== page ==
How to begin yoga

How to begin yoga

So, you’ve heard a lot about yoga and maybe even tried a class or two to see what all the fuss is about. But somewhere deep down, you don’t really think it is for you. Usual reasons include any or all of the following:

  1. I felt no burn, this yoga is clearly useless…or maybe better suited to vegan types and I clearly need something more hard-core.
  2. I fell asleep when the teacher asked us to close our eyes at the end of the class.
  3. I’m scared of being surrounded by soul-searching and hippie types. I’m sure the next class will involve talking about feelings.
  4. I couldn’t do a single pose in class. Oh well, maybe the yoga ship has sailed with those who got on early. Too late for me.
  5. I have no time.
  6. I run a mile everyday, surely I don’t need yoga! (chuckle)

Well, chances are, you’ve just started off on the wrong foot (maybe even literally). There are several challenges that one faces in trying to begin a yoga practice today – misconceptions, chronic ‘busy-ness’ and yoga classes that go too fast even though they’re marked for ‘all levels’. Hopefully this article will help you give yoga a chance.

Firstly, NEWSFLASH: YOGA IS NOT AN EXERCISE REGIME. While it is true that yoga has many health and physical benefits, its primary significance is as a spiritual process. For more on this, see What yoga is really about and The real purpose of meditation. If you’re ready to give it a try, here are some tips from Living-Wise to get you started.

First, start in your own home. While classes can be motivating and definitely necessary to learn how to do ‘asanas’ or poses correctly, chances are that your first class or two will be rather de-motivating when you see others in the class doing complex poses with ease while you flail around on the floor feeling decidedly foolish. See below 3 recommended videos for complete beginners. You can then graduate to other ‘beginner’ videos until you feel confident enough to enter the yoga studio.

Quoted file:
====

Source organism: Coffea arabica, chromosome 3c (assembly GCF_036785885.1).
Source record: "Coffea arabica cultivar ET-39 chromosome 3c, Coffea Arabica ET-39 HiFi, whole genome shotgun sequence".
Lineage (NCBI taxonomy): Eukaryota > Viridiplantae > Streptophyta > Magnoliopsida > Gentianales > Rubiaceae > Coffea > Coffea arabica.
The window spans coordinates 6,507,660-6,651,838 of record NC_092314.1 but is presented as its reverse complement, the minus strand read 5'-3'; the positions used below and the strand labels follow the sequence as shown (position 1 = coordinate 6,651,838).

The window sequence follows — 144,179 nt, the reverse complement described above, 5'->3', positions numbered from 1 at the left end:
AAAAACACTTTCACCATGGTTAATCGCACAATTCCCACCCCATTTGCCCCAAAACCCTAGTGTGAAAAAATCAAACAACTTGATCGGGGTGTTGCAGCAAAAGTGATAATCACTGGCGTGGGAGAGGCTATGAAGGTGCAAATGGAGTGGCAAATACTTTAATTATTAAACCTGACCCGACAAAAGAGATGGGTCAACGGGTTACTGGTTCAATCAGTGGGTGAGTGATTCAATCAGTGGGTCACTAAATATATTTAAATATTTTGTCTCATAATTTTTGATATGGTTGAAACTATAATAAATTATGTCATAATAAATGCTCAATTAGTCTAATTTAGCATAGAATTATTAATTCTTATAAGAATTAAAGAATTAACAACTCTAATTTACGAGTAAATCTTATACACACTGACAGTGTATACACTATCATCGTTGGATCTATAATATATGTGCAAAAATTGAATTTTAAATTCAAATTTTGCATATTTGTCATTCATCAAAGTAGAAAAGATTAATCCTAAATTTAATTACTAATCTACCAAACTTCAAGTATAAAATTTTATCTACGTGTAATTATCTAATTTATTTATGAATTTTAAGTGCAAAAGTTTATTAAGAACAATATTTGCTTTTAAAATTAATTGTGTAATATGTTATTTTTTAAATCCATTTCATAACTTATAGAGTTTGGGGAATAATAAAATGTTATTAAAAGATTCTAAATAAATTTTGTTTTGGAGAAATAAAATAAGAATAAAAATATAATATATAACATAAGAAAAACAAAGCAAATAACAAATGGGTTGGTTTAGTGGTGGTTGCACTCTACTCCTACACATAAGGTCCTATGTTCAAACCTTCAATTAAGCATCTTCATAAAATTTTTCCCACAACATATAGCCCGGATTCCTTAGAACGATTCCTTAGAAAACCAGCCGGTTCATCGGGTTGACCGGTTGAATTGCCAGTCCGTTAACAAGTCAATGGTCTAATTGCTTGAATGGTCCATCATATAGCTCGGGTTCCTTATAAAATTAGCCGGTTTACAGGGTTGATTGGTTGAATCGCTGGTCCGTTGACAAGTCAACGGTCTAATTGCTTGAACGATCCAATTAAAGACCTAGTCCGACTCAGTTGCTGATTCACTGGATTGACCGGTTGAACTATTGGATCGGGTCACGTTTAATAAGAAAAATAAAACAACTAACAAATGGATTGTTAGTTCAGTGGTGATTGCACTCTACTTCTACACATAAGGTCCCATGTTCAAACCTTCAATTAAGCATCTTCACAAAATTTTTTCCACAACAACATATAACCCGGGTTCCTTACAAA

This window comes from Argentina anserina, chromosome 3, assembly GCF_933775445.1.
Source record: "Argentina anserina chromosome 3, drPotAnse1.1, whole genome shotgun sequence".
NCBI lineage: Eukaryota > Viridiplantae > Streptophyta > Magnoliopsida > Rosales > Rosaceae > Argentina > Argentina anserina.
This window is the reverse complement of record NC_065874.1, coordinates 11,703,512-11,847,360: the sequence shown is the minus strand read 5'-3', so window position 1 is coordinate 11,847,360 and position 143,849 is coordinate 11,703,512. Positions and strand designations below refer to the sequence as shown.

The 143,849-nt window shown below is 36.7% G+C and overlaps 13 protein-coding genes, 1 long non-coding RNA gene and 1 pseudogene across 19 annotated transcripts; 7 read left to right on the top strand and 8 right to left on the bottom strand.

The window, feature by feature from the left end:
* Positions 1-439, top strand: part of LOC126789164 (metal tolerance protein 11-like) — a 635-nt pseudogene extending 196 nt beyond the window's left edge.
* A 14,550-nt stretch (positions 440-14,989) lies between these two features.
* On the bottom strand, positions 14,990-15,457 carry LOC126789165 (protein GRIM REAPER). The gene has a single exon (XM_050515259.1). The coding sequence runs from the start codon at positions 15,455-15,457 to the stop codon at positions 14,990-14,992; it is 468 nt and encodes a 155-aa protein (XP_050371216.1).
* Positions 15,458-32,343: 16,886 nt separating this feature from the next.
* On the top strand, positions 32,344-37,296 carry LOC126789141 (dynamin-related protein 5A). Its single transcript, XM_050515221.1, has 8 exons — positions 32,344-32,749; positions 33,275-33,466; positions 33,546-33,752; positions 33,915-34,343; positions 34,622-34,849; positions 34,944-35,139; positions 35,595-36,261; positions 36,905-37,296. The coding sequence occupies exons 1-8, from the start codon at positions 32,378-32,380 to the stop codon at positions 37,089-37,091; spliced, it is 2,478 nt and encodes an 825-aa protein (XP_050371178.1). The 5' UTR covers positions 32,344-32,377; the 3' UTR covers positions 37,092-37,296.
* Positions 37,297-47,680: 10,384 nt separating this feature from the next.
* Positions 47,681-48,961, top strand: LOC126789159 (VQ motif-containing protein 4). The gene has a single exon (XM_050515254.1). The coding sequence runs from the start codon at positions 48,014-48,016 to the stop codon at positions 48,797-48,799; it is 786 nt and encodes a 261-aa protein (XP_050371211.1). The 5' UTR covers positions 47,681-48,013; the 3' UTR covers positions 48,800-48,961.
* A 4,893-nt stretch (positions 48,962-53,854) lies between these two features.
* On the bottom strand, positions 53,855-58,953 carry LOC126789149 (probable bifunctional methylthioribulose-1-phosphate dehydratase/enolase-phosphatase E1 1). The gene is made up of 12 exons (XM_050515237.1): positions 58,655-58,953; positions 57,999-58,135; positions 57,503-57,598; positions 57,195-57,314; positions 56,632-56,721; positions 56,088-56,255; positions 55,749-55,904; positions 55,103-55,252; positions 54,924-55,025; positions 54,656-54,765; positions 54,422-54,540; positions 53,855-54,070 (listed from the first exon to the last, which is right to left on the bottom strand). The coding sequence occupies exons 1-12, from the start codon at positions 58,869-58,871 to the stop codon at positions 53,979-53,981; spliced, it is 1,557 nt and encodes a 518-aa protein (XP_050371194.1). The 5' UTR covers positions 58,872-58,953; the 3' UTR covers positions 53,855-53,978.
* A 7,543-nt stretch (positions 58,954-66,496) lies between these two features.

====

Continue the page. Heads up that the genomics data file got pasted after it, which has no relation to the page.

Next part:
Second, start slow. While it might be tempting to try out complicated poses, the best policy is really to start with very simple and basic exercises. The aim is not to break a sweat or perfect a pose but to observe your body and your breath. This brings us to the next point.

Third, understand the philosophy and context. It is important to instil in yourself from day one that the aim of yoga is to transform yourself from within. This is why, I think it is absolutely essential to incorporate even 5 minutes of ‘pranayama’ (breathing exercise) at the end of every yoga practice. The most basic benefits of these is to clear your mind, balance your energies or just learning to breathe properly! ‘Alternate nostril breathing’ is something I think everyone should try – for an explanation, see here. Finally, yoga needs a commitment so even if you can spare only 10 mins a day, do it everyday.

Here are 3 videos I recommend for complete novices wishing to embark on the yoga path. They’re all quite different, so hopefully everyone finds one they like.

‘Upa Yoga’ by Isha Foundation: ‘upa yoga’ means pre-yoga and these practices are therefore very basic but very effective. This video does a good job of introducing the philosophy of yoga and has the whole package of simple breathing and meditation included. (Skip to 13.20 mins if you want to get straight to the practices and skip the intro).

Yoga Vidya: this video provides a relaxing yoga routine, giving helpful pointers to encourage mindfulness in your initial practice which will  set a good foundation.

Yoga with Adriene: I think Adriene’s videos are great and she does a great job of helping you make yoga your own. Her style is much more casual than the above videos.


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    1. Sorry I don’t as I’ve not used yoga DVDs myself… I started with some of the videos on You Tube and then learned the more proper asanas in a class which I think is important so that you can be corrected (you will definitely need to be in the beginning!). After that you just develop your own practice putting together the different asanas you have learned. I don’t think it’s important to have a different routine each time you practice; in fact rather the opposite. It’s better to just stick to some asanas and keep practising those (e.g. some people only practice the Surya Namaskar everyday) so you learn to be at ease with them. If you want to challenge yourself, then rather than looking for new routines, try holding the same poses for longer or with deeper breaths. That’s what I’ve learned through my yoga teachers – hope it helps!

  2. Pingback: What yoga is really about – Yoga-Wise

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